You'd better write in English, it's a challenge to translate it back in hope to understand what you mean
About roll rate, I didn't find anything valuable for you. I've got heaps of data for low airspeeds (<500 km/h) and not much more. MiG-23UB Flight manual (at least the parts I've got) doesn't have the data.
I don't know if this is of any help for you, but the only real
data I found (sweep angle 45°) is the derivative of the roll rate by the control deflection. This derivative indicates control efficiency.
Roll is controlled (mainly) by differential deflection of the horizontal stabiliser (MiG-23 doesn't have ailerons; spoilers are used at low sweep angle, but this is taken into account for the derivatives). The deflection angle is calculated as the half difference between the angles of the left and right halves of the stabiliser. That is, if the stabiliser is trimmed at -5°, for the effective roll deflection of, say, 3° (positive deflection for roll left), the left half will be set at -8° and the right half at -2° (negative sign means aircraft nose up elevator deflection).
Maximum effective roll deflection at low sweep angles is ±10° (or until physical limit is reached - this may happen at high elevator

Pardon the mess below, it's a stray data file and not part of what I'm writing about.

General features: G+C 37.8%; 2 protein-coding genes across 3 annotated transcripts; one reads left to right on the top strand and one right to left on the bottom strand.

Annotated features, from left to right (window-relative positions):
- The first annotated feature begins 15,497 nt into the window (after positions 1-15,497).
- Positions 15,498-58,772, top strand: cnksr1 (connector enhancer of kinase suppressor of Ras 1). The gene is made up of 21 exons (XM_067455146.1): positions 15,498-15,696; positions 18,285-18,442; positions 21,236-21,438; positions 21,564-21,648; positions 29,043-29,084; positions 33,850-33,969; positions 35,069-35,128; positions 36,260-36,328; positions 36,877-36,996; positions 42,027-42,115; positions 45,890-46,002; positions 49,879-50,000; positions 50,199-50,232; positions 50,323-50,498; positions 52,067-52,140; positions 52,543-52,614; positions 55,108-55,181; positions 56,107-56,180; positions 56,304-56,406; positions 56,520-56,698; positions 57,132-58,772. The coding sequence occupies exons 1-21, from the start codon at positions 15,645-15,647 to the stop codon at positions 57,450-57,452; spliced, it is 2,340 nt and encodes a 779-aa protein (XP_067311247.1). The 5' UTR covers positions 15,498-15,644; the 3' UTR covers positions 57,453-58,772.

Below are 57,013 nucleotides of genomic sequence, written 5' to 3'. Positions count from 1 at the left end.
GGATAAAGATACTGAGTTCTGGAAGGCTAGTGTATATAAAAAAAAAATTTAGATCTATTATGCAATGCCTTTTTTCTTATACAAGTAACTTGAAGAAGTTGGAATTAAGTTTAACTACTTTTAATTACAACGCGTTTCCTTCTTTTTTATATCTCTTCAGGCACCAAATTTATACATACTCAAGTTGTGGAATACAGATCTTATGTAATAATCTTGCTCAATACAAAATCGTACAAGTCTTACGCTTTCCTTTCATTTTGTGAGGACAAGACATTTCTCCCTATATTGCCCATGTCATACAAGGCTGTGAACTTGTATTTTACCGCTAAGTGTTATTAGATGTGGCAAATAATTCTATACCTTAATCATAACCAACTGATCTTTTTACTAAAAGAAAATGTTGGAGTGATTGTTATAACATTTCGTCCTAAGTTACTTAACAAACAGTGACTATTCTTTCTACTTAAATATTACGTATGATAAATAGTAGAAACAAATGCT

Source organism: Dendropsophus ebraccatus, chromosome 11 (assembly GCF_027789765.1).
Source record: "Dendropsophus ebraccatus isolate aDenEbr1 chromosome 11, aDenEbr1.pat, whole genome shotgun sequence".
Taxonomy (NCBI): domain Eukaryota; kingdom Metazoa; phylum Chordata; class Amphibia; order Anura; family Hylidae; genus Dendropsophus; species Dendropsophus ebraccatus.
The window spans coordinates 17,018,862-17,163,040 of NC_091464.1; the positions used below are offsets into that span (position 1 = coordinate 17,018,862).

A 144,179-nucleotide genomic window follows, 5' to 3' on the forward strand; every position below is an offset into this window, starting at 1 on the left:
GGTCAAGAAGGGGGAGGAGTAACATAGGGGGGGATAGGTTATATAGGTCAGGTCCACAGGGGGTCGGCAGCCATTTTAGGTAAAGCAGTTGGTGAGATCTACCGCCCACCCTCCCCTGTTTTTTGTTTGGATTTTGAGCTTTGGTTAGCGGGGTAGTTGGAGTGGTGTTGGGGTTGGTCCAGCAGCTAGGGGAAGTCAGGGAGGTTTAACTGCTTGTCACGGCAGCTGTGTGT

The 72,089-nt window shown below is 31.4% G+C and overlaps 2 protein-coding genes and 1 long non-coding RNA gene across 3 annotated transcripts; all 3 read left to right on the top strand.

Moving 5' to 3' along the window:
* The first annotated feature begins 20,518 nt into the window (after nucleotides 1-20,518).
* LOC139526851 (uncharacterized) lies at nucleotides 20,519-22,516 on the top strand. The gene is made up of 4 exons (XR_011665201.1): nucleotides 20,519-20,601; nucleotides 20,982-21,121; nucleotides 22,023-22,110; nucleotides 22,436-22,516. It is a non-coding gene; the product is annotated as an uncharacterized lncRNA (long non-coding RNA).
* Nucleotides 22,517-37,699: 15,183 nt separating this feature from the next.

deflections, as this is the same control surface).
Now, the (maximum, i.e. static) roll rate is calculated as the _(roll_control_derivative)*(deflection)_. The dependency may not
be that linear at extreme conditions, but generally shows very good linear behaviour in normal (subsonic) regimes.
In turn, the derivative depends on airspeed. For the airspeeds I have the data for, it is highly linear as well. You can interpolate (and extrapolate up to, I think, ~800 km/h) it to obtain the values for any airspeed using two base points:
-0.062 [rad/s/deg] for V=300 km/h and -0.1 [rad/s/deg] for V=400 km/h. Note the units:
the resulting angular velocity is in rad/s, but the derivative reflects the deflection in degrees.
That all means, that for maximum deflection of -10° the maximum roll rate at 400 km/h will be 1 rad/s (~57 deg/s). And about 2.5 rad/s (140 deg/s) at 800 km/h.
Also note that the airspeed here is the indicated
airspeed; that is, equivalent to zero altitude dynamic pressure. For zero altitude, it is the same as true airspeed; at higher altitudes, the true airspeed is higher.
As for Su-15, I don't have anything at hand.
Администраторы (всех видов), погодите пока переносить в англоязычный, а то товарищ не найдет